His passion for filmmaking is undeniable. So why did it take so long for him to make another film? "The fact is, I burnt out," he says. "Running a boutique documentary company out of the UAE was quite taxing. I did these two films with disparate success, but they took so much energy from the family. I needed a break."
He says he "fell into the trap" of projecting a successful image of himself, rather than being honest about how hard it is to make documentaries. "As a family, we struggled a lot. I won the $100,000 cash prize from Robert De Niro [who co-founded the Tribeca Film Festival] in Doha for Grandma, A Thousand Times, and I would say I spent more than half of it on renting an office for a film-production company in Dubai."
Sensing that making independent films in the UAE would only get harder, especially after the cancellation of the Abu Dhabi and Dubai international film festivals, Kaabour and his family decided to shut down his company and move to Europe. "I think Berlin was a rite of passage that I needed. Six years in Europe passed relatively quickly, setting up in a new continent with a kid and learning a language."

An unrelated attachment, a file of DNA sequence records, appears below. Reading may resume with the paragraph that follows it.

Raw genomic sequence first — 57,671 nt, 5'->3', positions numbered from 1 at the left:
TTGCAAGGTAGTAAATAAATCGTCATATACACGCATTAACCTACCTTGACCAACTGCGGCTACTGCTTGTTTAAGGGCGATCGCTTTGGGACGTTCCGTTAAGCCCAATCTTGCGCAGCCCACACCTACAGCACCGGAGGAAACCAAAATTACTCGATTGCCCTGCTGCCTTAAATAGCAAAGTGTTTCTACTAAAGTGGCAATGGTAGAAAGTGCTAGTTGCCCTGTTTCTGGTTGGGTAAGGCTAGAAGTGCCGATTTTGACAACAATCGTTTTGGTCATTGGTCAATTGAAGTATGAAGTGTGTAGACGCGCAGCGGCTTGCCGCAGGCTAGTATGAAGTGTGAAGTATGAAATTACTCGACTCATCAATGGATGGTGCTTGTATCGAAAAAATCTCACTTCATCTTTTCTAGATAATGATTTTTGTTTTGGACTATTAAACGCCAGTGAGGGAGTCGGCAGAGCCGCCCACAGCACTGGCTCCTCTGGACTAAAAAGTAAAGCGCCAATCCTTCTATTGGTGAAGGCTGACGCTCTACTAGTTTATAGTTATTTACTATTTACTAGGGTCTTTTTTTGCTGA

It was also a time of change in his personal life. He went through a divorce and worked on creating an online documentary channel for ZDF in Berlin. He struggled with the idea of directing again. "I worked with coaches and therapists, reflecting on the parts of filmmaking I was struggling with so much. At the end of the exercise, I came out still embracing my dream to be a filmmaker. I needed time off to have a big life experience and come back and try again."